Inclusion and exclusion criteria

Inclusion criteria were: (i) adults with a primary diagnosis of panic disorder with or without agoraphobia according to any standard operationalised criteria (Research Diagnostic Criteria, DSM up to the fifth version, ICD-10); (ii) the psychotherapeutic intervention had to be CBT, defined as a treatment that focuses on patients interoceptive fears and uses both cognitive restructuring and behavioural procedures to reduce those fears (Clark & Salkovskis, Reference Clark and Salkovskis2009; Craske & Barlow, Reference Craske and Barlow2006; Papola et al., Reference Papola, Ostuzzi, Gastaldon, Purgato, Del Giovane, Pompoli and Barbui2020a, Reference Papola, Purgato, Gastaldon, Bovo, van Ommeren, Barbui and Tol2020b); (iii) CBT could be delivered by a therapist or as self-help. CBT and comparators were grouped into ten homogeneous groups that represented the ‘nodes’ of the network analysis: in-person face-to-face individual, remote synchronous face-to-face individual (videoconferencing or telephone), in-person face-to-face group, remote synchronous face-to-face group, remote guided self-help, remote unguided self-help, treatment as usual, waiting list, psychological placebo, placebo pill (online Supplementary material, appendix C).

Study selection and data extraction

All records from all sources were entered into Endnote, and duplicates removed. Two independent researchers (DP and CG) checked all resulting records. If one of the researchers indicated a record possibly containing a study meeting the inclusion criteria, the full text of that paper was retrieved. The full texts were read by the same researchers for final inclusion.

In accordance with the study protocol, we worked in pairs (DP and CG, GO and MP) and independently extracted the following data from the original reports: mean age, percentage of women, percentage of agoraphobic participants in the trial, year of publication, study duration, treatment format, number of sessions of the treatment. We also rated presence/absence of pharmacotherapy co-administration, if a treatment manual was used by the therapist, if the psychotherapy was provided by a specially trained/supervised therapist, and if a treatment integrity procedure was carried out. Any discrepancies were resolved by consensus and arbitration by one of the senior authors (TAF, PC, or CB).

Risk of bias assessment

We assessed the risk of bias of the included studies using the Cochrane ‘Risk of bias’ tool 2nd version for randomised trials (ROB 2) (Sterne et al., Reference Sterne, Savović, Page, Elbers, Blencowe, Boutron and Higgins2019). DP, CG, and MP independently used the ROB 2 signalling questions to form judgments on the five ROB 2 domains. Disagreements were resolved by discussion and consensus with a third author (TAF, PC, or CB).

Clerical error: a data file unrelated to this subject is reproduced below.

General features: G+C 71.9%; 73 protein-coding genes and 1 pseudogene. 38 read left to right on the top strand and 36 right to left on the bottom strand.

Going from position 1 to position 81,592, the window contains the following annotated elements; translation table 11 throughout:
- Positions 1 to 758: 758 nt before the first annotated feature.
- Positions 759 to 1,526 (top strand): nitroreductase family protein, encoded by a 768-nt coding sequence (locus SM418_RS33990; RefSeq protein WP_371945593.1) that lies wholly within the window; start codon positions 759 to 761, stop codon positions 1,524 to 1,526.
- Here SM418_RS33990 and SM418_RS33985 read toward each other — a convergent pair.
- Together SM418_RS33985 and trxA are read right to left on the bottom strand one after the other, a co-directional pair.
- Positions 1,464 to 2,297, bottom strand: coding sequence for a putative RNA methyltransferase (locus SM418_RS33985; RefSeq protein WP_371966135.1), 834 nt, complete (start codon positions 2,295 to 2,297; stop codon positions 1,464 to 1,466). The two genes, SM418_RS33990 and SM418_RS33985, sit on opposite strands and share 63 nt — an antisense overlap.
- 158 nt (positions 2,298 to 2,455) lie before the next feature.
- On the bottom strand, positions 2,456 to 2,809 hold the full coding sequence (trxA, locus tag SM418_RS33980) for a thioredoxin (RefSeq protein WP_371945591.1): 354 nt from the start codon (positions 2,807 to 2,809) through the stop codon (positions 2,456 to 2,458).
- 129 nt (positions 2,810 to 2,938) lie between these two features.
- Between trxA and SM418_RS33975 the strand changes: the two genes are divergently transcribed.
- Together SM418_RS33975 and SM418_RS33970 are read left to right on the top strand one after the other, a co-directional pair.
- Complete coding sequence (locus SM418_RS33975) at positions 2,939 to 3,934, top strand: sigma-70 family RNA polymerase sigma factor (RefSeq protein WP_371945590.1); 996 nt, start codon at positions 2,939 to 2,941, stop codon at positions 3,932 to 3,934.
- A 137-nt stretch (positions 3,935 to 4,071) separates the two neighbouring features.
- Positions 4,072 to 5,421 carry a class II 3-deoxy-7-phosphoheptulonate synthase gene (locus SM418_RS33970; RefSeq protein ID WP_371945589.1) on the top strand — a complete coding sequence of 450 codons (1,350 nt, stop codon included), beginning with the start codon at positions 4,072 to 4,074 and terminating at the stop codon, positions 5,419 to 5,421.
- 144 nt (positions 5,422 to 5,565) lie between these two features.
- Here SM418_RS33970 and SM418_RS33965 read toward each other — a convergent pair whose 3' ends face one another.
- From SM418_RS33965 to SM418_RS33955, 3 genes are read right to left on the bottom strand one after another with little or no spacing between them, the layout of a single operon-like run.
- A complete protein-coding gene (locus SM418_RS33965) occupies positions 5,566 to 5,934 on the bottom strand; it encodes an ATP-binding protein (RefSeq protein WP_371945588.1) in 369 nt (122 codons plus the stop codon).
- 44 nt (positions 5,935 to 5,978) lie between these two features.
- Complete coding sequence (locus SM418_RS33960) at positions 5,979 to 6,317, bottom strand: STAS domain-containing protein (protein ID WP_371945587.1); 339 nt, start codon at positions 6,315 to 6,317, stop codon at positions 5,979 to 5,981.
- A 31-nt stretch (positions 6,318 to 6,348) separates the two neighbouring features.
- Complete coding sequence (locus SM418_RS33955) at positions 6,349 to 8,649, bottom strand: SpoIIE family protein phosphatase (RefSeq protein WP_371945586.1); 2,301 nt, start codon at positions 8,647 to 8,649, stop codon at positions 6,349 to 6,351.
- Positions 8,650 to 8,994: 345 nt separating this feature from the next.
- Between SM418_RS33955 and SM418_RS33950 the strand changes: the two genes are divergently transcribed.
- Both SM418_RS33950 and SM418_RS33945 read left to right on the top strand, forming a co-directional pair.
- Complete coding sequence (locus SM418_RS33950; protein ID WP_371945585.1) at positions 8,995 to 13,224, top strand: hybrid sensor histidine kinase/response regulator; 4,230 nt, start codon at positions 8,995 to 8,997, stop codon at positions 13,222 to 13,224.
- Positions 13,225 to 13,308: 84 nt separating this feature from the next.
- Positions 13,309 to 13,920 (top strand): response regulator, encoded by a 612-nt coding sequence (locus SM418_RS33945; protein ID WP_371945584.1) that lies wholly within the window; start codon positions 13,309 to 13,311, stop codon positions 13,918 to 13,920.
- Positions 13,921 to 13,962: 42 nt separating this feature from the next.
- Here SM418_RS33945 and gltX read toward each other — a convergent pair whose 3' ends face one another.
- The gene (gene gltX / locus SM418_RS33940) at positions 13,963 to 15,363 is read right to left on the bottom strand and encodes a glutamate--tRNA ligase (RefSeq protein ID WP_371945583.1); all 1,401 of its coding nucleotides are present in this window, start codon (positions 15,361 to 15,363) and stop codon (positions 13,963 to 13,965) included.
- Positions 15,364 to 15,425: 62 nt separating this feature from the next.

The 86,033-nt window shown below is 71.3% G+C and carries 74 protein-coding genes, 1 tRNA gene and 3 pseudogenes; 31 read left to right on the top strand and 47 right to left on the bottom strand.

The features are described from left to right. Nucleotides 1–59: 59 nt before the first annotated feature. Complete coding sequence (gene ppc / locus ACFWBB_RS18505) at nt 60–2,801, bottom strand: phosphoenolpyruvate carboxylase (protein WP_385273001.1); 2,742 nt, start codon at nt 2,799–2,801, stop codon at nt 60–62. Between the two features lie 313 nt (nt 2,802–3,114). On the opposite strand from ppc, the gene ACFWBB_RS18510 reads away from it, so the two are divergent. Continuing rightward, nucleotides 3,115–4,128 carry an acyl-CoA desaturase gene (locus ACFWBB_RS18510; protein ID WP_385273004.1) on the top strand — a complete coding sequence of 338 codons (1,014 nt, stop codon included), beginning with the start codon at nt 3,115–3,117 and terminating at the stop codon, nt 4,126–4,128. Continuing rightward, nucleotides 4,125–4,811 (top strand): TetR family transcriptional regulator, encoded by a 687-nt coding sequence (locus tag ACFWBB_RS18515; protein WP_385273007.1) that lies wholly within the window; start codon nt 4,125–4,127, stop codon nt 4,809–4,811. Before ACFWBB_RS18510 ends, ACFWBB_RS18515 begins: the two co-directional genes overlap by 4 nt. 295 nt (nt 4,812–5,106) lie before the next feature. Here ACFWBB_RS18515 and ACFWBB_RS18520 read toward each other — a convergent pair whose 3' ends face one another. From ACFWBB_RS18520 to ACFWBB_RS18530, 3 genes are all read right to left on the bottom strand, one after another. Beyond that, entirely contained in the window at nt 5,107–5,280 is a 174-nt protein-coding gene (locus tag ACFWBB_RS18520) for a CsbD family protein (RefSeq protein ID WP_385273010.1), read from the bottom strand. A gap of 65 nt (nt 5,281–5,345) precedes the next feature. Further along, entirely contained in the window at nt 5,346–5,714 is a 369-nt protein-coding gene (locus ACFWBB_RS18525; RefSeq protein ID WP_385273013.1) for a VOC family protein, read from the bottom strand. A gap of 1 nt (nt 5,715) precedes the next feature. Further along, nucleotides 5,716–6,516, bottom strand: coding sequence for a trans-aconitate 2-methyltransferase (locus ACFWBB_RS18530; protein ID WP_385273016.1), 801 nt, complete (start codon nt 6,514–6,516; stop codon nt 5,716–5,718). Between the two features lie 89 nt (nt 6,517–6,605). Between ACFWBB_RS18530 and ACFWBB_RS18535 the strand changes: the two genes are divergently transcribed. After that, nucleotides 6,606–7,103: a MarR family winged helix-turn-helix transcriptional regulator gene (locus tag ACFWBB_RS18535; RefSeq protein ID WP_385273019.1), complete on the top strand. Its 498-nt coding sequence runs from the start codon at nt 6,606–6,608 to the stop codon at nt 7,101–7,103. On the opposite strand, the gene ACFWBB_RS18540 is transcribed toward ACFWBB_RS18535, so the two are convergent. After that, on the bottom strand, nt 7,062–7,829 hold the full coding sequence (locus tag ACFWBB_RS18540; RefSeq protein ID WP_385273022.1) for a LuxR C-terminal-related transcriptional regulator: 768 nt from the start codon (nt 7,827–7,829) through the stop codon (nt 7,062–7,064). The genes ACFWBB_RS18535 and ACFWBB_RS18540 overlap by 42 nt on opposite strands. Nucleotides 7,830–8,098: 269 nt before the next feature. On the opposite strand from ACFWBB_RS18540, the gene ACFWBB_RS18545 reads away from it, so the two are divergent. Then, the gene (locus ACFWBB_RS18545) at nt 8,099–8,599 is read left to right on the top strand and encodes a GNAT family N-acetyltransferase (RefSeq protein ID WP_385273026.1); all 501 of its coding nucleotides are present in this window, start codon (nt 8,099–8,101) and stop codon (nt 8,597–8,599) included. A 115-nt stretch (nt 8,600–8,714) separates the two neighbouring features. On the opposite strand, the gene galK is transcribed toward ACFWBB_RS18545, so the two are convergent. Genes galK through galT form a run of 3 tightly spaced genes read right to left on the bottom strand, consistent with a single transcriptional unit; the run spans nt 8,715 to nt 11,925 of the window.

Outcomes

We measured efficacy in reducing panic symptoms (continuous outcome, indicated as ‘efficacy’) and all-cause discontinuation from the trial (binary outcome, indicated as ‘acceptability’). For the efficacy outcome, we selected one scale for each study using a pre-planned hierarchical algorithm, giving priority to scales specifically developed for panic disorder (online Supplementary material, appendix D) (Papola et al., Reference Papola, Ostuzzi, Gastaldon, Purgato, Del Giovane, Pompoli and Barbui2020a, Reference Papola, Purgato, Gastaldon, Bovo, van Ommeren, Barbui and Tol2020b, Reference Papola, Ostuzzi, Tedeschi, Gastaldon, Purgato, Del Giovane and Barbui2022). All-cause discontinuation was measured as the proportion of participants who discontinued the trial for any reason. All outcomes referred to the acute phase treatment (study endpoint). For both outcomes, we produced a treatment hierarchy by means of surface under the cumulative ranking curve (SUCRA) and mean ranks, having treatment as usual as reference (Salanti, Ades, & Ioannidis, Reference Salanti, Ades and Ioannidis2011). Participants allocated to the treatment as usual condition (condition also known as ‘standard of care’) received assessment only, with or without simple provision of informational material or minimal therapist contact or routine pharmacotherapy or all, knowing that they would not receive the active treatment in question after the trial. The participants in this condition were allowed to seek treatment as available in the community.

Data analysis

We conducted a series of pairwise meta-analyses for all direct comparisons using a random-effects pooling model. For each outcome, we performed a NMA with a random-effects model, using the Stata mvmeta package. For the continuous outcome (efficacy) we pooled the standardised mean differences (SMDs) between treatment arms at endpoint. For the dichotomous outcome (acceptability), we calculated relative risks (RR) with a 95% confidence interval (CI) for each study. For continuous variables, we used intention-to-treat (ITT) data when available, and completers data when ITT data were not available. Dichotomous data were calculated on a strict ITT basis, considering the total number of randomised participants as denominator. Where participants had been excluded from the trial before the endpoint, we considered that they had a negative outcome by the end of the trial. When a study included different arms of a slightly different version of the same delivery method we pooled these arms into a single one (online Supplementary material, appendix E) (Higgins et al., Reference Higgins, Thomas, Chandler, Cumpston, Li, Page and Welch2019).